There is nothing fundamentally wrong with a strategy of assembling a diversified portfolio of dividend paying stocks purchased at reasonable valuations and holding it for the long-term. Such a portfolio is likely to (more or less) provide the benefits that come with long-term stock ownership. This old strategy has been (and continues to be) profitably employed by countless investors and went awry for Derek Foster for a variety of reasons, almost all of which can be traced back to one cardinal error — too much focus on rewards and not enough on the risks:

No allocation to fixed income. Bonds may be boring but in periods of market stress, they can be counted on to provide income. Dividends or distributions provide no such guarantee and it is risky for retirees to solely rely on dividends to pay the bills. Even long-term investors can add some stability to their portfolio by allocating a small portion to bonds and rebalancing occasionally. A 100% allocation to stocks should be made only after careful deliberation.

Making concentrated bets. In an interview with James Daw (“Happily Retired at 34”, Toronto Star, Sept. 26, 2006), Derek Foster said that he had 20 percent in Canadian Oil Sands Trust (COS.UN) and 37 percent in oil and gas producers. Initially, it turned out brilliantly — oil prices kept going higher and higher and then crashed taking the portfolio down with it. From a cash flow perspective, distributions from just two energy holdings contributed more than half of the portfolio’s income in 2008. When those contributions were cut, the income from the portfolio dropped precipitously.

Aggressive withdrawal rates. Conventional wisdom suggests that investors retiring at the traditional age can safely withdraw 4% of their portfolio in the first year. But even a 4% withdrawal rate is probably too aggressive for young retirees whose portfolio needs to last lot longer. Derek’s withdrawal rate was even more aggressive and would have depleted the portfolio in short order but for the income from book sales.

Extrapolating recent trends. The 2000 to 2008 stretch was a glorious time – many blue-chip companies boosted their dividends at a torrid pace and it was easy to believe that the happy trend will last forever. But dividend growth has a speed limit – in the long-term, dividends cannot increase at a faster rate than earnings and earnings do not grow in double digits in mature economies. Incredibly, Derek is at it again, arguing that his profits from selling puts is proof that the new strategy of “money for nothing” is working.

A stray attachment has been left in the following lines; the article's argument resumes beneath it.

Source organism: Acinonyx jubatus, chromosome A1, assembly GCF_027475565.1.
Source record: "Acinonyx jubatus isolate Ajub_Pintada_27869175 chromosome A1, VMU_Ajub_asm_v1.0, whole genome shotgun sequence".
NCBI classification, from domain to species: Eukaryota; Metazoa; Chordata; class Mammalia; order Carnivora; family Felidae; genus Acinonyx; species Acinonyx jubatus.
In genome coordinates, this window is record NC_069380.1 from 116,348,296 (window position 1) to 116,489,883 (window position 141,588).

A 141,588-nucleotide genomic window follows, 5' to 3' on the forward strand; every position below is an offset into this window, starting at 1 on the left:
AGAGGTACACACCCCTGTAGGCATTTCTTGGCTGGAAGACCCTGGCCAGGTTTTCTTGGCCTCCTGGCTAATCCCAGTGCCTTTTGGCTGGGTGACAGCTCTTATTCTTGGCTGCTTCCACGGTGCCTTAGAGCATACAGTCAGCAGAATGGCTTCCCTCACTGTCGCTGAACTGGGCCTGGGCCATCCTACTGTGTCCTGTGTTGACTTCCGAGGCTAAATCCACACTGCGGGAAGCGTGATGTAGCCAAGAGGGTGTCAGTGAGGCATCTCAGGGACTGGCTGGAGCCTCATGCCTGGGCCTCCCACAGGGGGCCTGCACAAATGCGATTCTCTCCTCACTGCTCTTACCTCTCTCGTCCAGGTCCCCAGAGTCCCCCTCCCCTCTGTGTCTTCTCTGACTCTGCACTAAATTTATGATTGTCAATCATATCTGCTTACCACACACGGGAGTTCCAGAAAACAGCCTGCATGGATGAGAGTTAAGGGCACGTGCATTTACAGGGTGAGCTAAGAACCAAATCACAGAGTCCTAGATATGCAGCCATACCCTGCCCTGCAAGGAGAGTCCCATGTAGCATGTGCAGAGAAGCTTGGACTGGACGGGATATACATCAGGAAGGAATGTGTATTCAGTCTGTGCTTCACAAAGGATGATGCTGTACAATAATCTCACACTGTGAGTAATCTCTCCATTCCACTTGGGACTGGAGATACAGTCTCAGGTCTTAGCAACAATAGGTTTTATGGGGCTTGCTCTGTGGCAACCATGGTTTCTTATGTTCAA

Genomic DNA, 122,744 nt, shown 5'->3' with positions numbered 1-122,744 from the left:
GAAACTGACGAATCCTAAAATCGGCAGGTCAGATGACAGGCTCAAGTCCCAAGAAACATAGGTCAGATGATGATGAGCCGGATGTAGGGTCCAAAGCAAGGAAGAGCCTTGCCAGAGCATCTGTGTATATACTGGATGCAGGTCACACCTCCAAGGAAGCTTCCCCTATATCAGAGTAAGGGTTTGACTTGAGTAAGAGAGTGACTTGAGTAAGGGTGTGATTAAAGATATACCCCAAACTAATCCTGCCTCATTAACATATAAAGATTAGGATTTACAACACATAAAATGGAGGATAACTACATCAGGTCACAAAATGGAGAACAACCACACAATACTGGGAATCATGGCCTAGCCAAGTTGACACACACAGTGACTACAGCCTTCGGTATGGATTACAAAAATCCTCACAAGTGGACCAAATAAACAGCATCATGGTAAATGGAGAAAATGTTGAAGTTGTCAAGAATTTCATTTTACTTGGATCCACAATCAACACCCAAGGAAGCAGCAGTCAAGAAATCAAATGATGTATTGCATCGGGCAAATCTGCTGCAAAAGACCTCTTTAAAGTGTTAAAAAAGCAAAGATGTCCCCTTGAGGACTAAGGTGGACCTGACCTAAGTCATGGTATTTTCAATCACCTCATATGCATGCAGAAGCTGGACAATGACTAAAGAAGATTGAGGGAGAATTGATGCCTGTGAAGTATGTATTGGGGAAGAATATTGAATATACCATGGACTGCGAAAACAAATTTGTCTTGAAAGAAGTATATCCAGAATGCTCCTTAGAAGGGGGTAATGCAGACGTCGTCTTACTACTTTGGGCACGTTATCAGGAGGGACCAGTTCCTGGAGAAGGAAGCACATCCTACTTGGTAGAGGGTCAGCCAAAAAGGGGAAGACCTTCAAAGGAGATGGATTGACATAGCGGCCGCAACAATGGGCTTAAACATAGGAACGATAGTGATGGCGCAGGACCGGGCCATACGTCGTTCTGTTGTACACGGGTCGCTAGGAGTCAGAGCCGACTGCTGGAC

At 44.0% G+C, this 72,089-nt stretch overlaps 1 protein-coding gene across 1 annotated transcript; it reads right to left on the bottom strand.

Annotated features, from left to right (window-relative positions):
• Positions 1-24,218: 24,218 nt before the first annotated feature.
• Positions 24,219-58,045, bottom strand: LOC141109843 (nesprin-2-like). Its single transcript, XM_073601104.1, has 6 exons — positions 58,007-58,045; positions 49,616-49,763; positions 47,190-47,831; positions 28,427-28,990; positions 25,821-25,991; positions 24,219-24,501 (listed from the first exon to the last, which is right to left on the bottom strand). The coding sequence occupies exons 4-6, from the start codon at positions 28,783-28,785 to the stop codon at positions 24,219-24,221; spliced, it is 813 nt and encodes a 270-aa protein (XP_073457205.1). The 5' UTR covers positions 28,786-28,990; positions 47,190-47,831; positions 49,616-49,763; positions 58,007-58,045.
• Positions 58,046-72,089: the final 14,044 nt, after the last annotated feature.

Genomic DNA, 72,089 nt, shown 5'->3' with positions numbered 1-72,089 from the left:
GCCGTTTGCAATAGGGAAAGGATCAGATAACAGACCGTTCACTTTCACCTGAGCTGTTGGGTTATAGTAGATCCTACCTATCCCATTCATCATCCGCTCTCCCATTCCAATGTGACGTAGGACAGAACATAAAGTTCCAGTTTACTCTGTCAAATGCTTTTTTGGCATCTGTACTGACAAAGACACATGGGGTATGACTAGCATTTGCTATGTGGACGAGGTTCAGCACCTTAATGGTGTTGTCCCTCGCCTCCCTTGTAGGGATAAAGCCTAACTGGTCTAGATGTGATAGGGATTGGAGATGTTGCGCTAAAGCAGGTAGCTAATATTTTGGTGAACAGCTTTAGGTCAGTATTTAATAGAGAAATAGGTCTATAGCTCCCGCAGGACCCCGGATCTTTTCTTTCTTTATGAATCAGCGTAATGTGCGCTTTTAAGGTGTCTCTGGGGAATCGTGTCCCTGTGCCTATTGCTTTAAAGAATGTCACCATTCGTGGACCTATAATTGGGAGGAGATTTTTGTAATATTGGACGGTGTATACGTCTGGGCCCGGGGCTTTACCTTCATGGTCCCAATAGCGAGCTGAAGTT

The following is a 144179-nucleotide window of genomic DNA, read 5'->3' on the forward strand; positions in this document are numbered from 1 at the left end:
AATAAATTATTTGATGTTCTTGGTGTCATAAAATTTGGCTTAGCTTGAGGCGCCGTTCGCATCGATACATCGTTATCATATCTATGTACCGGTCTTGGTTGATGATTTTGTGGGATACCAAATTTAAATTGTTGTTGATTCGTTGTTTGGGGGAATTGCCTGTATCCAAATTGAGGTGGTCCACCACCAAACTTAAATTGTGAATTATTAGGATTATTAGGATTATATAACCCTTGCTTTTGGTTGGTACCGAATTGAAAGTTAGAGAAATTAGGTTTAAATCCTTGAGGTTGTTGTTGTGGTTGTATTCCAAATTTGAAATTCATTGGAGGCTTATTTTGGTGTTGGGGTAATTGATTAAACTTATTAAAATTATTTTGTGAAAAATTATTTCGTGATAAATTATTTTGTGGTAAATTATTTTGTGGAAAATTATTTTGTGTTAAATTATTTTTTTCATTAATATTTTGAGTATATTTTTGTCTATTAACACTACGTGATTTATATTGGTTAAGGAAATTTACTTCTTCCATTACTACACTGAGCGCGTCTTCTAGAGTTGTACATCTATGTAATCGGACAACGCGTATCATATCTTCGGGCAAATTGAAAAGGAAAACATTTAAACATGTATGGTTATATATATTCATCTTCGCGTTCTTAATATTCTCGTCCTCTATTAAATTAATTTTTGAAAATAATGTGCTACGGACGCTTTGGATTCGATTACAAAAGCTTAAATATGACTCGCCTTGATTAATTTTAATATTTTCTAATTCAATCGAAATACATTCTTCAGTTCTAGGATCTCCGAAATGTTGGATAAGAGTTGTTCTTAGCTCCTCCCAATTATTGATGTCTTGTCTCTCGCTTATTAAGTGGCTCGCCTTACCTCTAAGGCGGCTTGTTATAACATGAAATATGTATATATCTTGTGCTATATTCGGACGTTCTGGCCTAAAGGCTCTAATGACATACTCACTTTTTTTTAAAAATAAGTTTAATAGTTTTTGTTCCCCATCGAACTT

Investors following the dividend strategy while paying attention to the risks outlined here are likely to experience financial success. Investing is always about managing risks — the returns are up to the market gods. [Note: Four Pillars alluded to some of these points in yesterday’s post but I wasn’t in the mood to rework mine.]

This article has 31 comments

  1. RIght on the money CC. Not being diversified, withdrawing too much, chasing yields, concentrating in highest current yields without regards for dividend growth – Derek was simply asking for it 🙂

    His idea of cash secured puts is interesting however, and could be used for certain scenarios where one implements waiting limit orders in order to buy a stock at lower levels.

  2. Just out of curiousity, can someone tell me what this big bet was that Foster made a few years back and in turn made him his small fortune?
    thanks.

    • Canadian Capitalist

      Matt: If I recall correctly, Derek has said in media interviews that he bet his entire portfolio, which included a margin loan on Philip Morris in the late nineties when it was sued by the State Governments. He reported made a bundle on that bet.

  3. Not being diversified and investing as if the stock market only goes up can kill your portfolio. You’re right CC about the strength of the Canadian market pre-2008. Most investors came to believe that anything less than 15% per year was a poor return. Buying on the dips worked until it didn’t!

  4. I dont understand why everyone gave him so much credit for his book in the first place. Nurse 911 had a great post on the foster effect http://www.nurseb911.com/2008/04/foster-effect.html

    He has no financial background
    Not long experience in the investment world
    Most of the good things he says come from Benjamin Grahams teachings and Warren Buffet

    20% of your holding in just one income trust, is just not investing to me.

    No bond or fixed income allocation, every investor understands (or should) that majority of your return depends on your asset allocation and NOT your individual holdings.

    No diversification not a proper asset allocation these are just the basics of investing

    And clearly he does not believe in the buy and hold strategy that he sold to others.

    Is options strategy I can only hope that his readers will do a lot more research than just jumping in blindly into his “money for nothing” strategy.

  5. Love your DF rants….DF got scared and changed course at the wrong time. He got lucky once with PM, he got lucky again by investing in Blue Chips at a good time. Then as we all experience when investing in equities he started to loose money got scared and ran away.

    I would understand the average Joe acting this way, but not a guy who writes and sells books telling everyone to buy and hold forever than when the going gets stuff he heads for the hills…..I have no respect for this guy….

  6. I don’t understand why so many people are getting so emotional about Derek Foster and his books. It’s not like Foster was *lying* or trying to *fleece* people for heaven’s sake, yet that is what’s implied. If readers didn’t put all their eggs in the Foster basket to begin with, it seems they wouldn’t feel so betrayed.